Disgraced former Presidential guard Mike Banning finds himself trapped inside the White House in the wake of a terrorist attack; using his inside knowledge, Banning works with national security to rescue the President from his kidnappers.
An ex-CIA agent and his estranged daughter are forced on the run when his employers erase all records of his existence, and mark them both for termination as part of a wide-reaching international conspiracy.
A Secret Service Agent is held captive in the trunk of a car and endures mental and physical torture as terrorists attempt to extract information for their plot against the President of the United States.
Robert is an ordinary man who is faced with extraordinary circumstances. He is locked in a meat freezer by Russian thugs who believe that he owes them 8 million dollars. Robert, who is in ... See full summary »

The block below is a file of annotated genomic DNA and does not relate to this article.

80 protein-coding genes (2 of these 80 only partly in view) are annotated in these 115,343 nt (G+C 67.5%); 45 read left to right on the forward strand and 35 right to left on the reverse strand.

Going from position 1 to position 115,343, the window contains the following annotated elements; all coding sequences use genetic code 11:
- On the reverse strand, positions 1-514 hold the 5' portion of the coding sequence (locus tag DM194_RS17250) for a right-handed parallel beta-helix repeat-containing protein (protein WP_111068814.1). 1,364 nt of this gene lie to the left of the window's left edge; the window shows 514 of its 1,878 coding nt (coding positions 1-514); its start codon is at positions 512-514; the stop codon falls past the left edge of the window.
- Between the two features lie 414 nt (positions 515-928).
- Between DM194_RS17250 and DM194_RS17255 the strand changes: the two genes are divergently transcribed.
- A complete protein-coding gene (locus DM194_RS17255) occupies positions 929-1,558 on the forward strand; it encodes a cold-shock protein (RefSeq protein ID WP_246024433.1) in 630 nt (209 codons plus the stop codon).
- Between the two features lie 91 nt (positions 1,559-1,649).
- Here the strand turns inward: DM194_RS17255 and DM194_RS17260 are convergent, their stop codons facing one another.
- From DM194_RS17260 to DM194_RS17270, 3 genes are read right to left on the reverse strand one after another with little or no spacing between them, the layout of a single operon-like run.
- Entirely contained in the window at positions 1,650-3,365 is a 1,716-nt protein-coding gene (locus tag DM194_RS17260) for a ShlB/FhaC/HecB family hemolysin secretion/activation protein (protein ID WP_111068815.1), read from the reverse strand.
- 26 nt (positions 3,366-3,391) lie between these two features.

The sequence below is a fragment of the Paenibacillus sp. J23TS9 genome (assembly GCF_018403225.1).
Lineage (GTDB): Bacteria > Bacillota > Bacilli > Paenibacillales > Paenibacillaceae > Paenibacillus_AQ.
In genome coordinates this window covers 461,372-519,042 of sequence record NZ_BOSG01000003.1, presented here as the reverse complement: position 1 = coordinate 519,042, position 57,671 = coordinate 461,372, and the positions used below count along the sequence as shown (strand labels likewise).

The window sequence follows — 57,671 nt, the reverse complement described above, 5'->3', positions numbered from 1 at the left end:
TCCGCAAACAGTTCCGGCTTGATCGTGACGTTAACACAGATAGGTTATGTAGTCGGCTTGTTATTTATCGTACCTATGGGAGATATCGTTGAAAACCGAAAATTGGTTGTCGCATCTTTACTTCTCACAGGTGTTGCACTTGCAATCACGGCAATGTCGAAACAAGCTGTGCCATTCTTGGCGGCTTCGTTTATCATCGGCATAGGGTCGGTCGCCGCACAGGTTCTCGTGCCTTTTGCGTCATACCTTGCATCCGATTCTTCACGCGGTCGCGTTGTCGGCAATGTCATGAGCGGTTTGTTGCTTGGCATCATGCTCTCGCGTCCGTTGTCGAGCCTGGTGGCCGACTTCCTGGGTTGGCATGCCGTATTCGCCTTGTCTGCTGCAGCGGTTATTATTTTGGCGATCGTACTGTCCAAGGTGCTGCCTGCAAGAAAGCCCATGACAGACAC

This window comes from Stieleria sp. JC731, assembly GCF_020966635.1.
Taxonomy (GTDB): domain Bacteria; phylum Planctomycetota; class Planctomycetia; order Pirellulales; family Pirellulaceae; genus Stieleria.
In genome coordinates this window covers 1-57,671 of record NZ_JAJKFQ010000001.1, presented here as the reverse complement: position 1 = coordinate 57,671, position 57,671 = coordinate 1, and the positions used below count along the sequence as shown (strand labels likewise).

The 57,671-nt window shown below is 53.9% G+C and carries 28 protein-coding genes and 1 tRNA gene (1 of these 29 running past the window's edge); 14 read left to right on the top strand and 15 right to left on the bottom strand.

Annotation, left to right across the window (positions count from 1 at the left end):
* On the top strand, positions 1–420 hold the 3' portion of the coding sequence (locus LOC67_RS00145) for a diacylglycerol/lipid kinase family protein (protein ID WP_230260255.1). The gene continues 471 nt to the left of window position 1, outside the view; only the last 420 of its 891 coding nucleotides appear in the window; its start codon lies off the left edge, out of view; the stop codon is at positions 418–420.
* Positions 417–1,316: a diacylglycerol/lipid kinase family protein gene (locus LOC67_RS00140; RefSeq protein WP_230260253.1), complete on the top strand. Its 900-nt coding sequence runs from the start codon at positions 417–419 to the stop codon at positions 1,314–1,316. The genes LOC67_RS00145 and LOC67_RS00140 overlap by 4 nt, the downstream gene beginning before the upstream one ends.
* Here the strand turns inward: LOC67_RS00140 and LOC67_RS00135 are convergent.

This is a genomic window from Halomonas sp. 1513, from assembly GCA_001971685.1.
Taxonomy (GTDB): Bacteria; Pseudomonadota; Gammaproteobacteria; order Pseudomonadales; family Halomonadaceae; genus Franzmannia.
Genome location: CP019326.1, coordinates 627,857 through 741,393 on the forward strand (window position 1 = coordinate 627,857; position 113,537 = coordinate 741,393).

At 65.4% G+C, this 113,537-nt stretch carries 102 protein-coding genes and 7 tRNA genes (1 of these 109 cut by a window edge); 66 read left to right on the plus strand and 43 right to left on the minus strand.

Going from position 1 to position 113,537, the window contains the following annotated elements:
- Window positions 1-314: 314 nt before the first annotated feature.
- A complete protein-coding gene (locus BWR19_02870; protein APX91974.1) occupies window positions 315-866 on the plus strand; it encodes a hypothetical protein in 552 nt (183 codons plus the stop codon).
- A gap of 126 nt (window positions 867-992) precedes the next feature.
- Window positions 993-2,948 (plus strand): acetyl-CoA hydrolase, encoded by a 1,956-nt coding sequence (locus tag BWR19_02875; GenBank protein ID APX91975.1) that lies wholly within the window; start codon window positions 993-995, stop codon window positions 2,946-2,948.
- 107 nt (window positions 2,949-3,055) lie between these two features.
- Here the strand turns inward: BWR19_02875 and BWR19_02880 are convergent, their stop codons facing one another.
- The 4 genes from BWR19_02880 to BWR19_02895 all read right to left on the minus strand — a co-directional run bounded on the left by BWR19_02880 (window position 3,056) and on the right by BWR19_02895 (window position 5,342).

From the start Last Passenger feels like the kind of suspense film you don't see any more. There is character development. And relationships I care about between the people on the train. I was really interested in how these strangers are getting along when along comes the threat. I still had The Birds on my mind and have always loved how the you get on the edge of your seat simply on the love interest alone, well before the birds start to attack. Versus something like Hostel where they rush to the danger, don't set up the characters, you don't care what happens to them, and you'd just like them to hurry up and live or die so you can go home. Last Passenger gets back to the Hitchcockian "build". I really liked Dougray Scott. I had only seen him in smaller roles but he totally owns this film. I also really like Kara Tointon who I hadn't seen before and I not sure why. She's great. Even the little boy is fantastic. He actually reminded me of the kid that played Danny in The Shining. Just a little less creepy. Anyway... good acting, cool story and a fun idea.
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